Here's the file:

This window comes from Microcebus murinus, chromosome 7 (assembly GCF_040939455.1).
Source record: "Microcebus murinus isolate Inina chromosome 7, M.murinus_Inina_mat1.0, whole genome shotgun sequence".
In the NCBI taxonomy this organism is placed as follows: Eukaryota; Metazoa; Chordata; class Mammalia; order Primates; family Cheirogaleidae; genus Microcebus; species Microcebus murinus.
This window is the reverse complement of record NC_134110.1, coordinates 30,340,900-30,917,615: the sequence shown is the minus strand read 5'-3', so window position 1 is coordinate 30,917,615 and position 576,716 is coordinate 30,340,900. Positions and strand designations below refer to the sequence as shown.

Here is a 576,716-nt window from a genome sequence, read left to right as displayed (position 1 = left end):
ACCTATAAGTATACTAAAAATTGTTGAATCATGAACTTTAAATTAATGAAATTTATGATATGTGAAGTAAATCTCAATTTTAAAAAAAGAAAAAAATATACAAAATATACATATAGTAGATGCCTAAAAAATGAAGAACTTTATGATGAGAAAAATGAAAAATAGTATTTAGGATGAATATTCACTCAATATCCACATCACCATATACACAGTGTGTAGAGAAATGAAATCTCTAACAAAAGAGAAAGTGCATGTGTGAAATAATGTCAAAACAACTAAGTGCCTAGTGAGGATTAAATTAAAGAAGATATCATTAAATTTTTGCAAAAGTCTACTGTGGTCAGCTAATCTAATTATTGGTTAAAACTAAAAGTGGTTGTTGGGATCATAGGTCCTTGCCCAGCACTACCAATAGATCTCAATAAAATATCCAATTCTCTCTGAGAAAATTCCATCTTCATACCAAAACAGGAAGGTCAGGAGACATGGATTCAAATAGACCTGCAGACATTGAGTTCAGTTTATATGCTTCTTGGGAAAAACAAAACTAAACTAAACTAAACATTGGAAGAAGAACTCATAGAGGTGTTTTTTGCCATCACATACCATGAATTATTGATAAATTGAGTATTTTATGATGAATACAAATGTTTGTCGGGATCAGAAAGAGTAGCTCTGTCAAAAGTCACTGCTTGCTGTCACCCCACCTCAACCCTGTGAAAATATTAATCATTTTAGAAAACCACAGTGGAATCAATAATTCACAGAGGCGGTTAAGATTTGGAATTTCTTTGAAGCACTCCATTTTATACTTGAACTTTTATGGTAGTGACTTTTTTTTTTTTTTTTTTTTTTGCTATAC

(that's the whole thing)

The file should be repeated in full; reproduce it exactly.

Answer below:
This window comes from Microcebus murinus, chromosome 7 (assembly GCF_040939455.1).
Source record: "Microcebus murinus isolate Inina chromosome 7, M.murinus_Inina_mat1.0, whole genome shotgun sequence".
In the NCBI taxonomy this organism is placed as follows: Eukaryota; Metazoa; Chordata; class Mammalia; order Primates; family Cheirogaleidae; genus Microcebus; species Microcebus murinus.
This window is the reverse complement of record NC_134110.1, coordinates 30,340,900-30,917,615: the sequence shown is the minus strand read 5'-3', so window position 1 is coordinate 30,917,615 and position 576,716 is coordinate 30,340,900. Positions and strand designations below refer to the sequence as shown.

Here is a 576,716-nt window from a genome sequence, read left to right as displayed (position 1 = left end):
ACCTATAAGTATACTAAAAATTGTTGAATCATGAACTTTAAATTAATGAAATTTATGATATGTGAAGTAAATCTCAATTTTAAAAAAAGAAAAAAATATACAAAATATACATATAGTAGATGCCTAAAAAATGAAGAACTTTATGATGAGAAAAATGAAAAATAGTATTTAGGATGAATATTCACTCAATATCCACATCACCATATACACAGTGTGTAGAGAAATGAAATCTCTAACAAAAGAGAAAGTGCATGTGTGAAATAATGTCAAAACAACTAAGTGCCTAGTGAGGATTAAATTAAAGAAGATATCATTAAATTTTTGCAAAAGTCTACTGTGGTCAGCTAATCTAATTATTGGTTAAAACTAAAAGTGGTTGTTGGGATCATAGGTCCTTGCCCAGCACTACCAATAGATCTCAATAAAATATCCAATTCTCTCTGAGAAAATTCCATCTTCATACCAAAACAGGAAGGTCAGGAGACATGGATTCAAATAGACCTGCAGACATTGAGTTCAGTTTATATGCTTCTTGGGAAAAACAAAACTAAACTAAACTAAACATTGGAAGAAGAACTCATAGAGGTGTTTTTTGCCATCACATACCATGAATTATTGATAAATTGAGTATTTTATGATGAATACAAATGTTTGTCGGGATCAGAAAGAGTAGCTCTGTCAAAAGTCACTGCTTGCTGTCACCCCACCTCAACCCTGTGAAAATATTAATCATTTTAGAAAACCACAGTGGAATCAATAATTCACAGAGGCGGTTAAGATTTGGAATTTCTTTGAAGCACTCCATTTTATACTTGAACTTTTATGGTAGTGACTTTTTTTTTTTTTTTTTTTTTTGCTATAC